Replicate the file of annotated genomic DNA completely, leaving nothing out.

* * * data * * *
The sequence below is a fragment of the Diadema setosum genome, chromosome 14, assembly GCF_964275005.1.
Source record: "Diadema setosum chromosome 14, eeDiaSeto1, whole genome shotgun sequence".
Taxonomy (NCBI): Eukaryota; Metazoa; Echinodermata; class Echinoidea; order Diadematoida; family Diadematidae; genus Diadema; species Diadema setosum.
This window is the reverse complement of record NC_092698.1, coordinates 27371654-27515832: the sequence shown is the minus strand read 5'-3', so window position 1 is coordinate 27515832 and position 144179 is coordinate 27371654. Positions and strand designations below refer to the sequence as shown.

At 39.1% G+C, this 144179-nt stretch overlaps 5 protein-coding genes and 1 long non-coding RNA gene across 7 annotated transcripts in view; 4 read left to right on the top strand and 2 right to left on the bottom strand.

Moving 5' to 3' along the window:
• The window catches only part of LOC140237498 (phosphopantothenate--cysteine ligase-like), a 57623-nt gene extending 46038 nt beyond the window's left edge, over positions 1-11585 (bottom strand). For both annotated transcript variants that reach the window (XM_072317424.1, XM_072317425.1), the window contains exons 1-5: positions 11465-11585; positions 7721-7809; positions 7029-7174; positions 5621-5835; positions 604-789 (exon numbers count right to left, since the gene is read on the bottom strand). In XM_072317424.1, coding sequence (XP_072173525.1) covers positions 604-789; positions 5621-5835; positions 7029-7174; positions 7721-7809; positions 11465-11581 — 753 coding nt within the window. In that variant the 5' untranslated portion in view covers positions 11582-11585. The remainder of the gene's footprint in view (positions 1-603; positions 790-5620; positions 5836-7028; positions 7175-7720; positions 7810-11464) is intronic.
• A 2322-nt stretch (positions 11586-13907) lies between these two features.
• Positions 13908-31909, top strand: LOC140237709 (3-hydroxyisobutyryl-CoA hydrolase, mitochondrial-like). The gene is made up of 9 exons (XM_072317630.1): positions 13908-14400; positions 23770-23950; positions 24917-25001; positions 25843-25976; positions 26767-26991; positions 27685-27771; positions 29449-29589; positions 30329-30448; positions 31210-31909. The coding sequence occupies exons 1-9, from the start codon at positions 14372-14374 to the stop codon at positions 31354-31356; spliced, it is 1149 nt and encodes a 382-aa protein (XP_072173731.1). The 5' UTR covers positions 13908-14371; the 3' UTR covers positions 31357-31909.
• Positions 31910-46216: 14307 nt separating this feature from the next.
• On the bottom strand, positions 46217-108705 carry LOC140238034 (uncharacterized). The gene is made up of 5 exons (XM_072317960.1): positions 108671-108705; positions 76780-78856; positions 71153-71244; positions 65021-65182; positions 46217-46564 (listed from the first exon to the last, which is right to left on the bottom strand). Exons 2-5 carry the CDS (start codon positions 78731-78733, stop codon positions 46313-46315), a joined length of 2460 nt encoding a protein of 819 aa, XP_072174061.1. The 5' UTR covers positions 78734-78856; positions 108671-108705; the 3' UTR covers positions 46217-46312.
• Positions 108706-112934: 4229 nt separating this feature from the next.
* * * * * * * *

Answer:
The sequence below is a fragment of the Diadema setosum genome, chromosome 14, assembly GCF_964275005.1.
Source record: "Diadema setosum chromosome 14, eeDiaSeto1, whole genome shotgun sequence".
Taxonomy (NCBI): Eukaryota; Metazoa; Echinodermata; class Echinoidea; order Diadematoida; family Diadematidae; genus Diadema; species Diadema setosum.
This window is the reverse complement of record NC_092698.1, coordinates 27371654-27515832: the sequence shown is the minus strand read 5'-3', so window position 1 is coordinate 27515832 and position 144179 is coordinate 27371654. Positions and strand designations below refer to the sequence as shown.

At 39.1% G+C, this 144179-nt stretch overlaps 5 protein-coding genes and 1 long non-coding RNA gene across 7 annotated transcripts in view; 4 read left to right on the top strand and 2 right to left on the bottom strand.

Moving 5' to 3' along the window:
• The window catches only part of LOC140237498 (phosphopantothenate--cysteine ligase-like), a 57623-nt gene extending 46038 nt beyond the window's left edge, over positions 1-11585 (bottom strand). For both annotated transcript variants that reach the window (XM_072317424.1, XM_072317425.1), the window contains exons 1-5: positions 11465-11585; positions 7721-7809; positions 7029-7174; positions 5621-5835; positions 604-789 (exon numbers count right to left, since the gene is read on the bottom strand). In XM_072317424.1, coding sequence (XP_072173525.1) covers positions 604-789; positions 5621-5835; positions 7029-7174; positions 7721-7809; positions 11465-11581 — 753 coding nt within the window. In that variant the 5' untranslated portion in view covers positions 11582-11585. The remainder of the gene's footprint in view (positions 1-603; positions 790-5620; positions 5836-7028; positions 7175-7720; positions 7810-11464) is intronic.
• A 2322-nt stretch (positions 11586-13907) lies between these two features.
• Positions 13908-31909, top strand: LOC140237709 (3-hydroxyisobutyryl-CoA hydrolase, mitochondrial-like). The gene is made up of 9 exons (XM_072317630.1): positions 13908-14400; positions 23770-23950; positions 24917-25001; positions 25843-25976; positions 26767-26991; positions 27685-27771; positions 29449-29589; positions 30329-30448; positions 31210-31909. The coding sequence occupies exons 1-9, from the start codon at positions 14372-14374 to the stop codon at positions 31354-31356; spliced, it is 1149 nt and encodes a 382-aa protein (XP_072173731.1). The 5' UTR covers positions 13908-14371; the 3' UTR covers positions 31357-31909.
• Positions 31910-46216: 14307 nt separating this feature from the next.
• On the bottom strand, positions 46217-108705 carry LOC140238034 (uncharacterized). The gene is made up of 5 exons (XM_072317960.1): positions 108671-108705; positions 76780-78856; positions 71153-71244; positions 65021-65182; positions 46217-46564 (listed from the first exon to the last, which is right to left on the bottom strand). Exons 2-5 carry the CDS (start codon positions 78731-78733, stop codon positions 46313-46315), a joined length of 2460 nt encoding a protein of 819 aa, XP_072174061.1. The 5' UTR covers positions 78734-78856; positions 108671-108705; the 3' UTR covers positions 46217-46312.
• Positions 108706-112934: 4229 nt separating this feature from the next.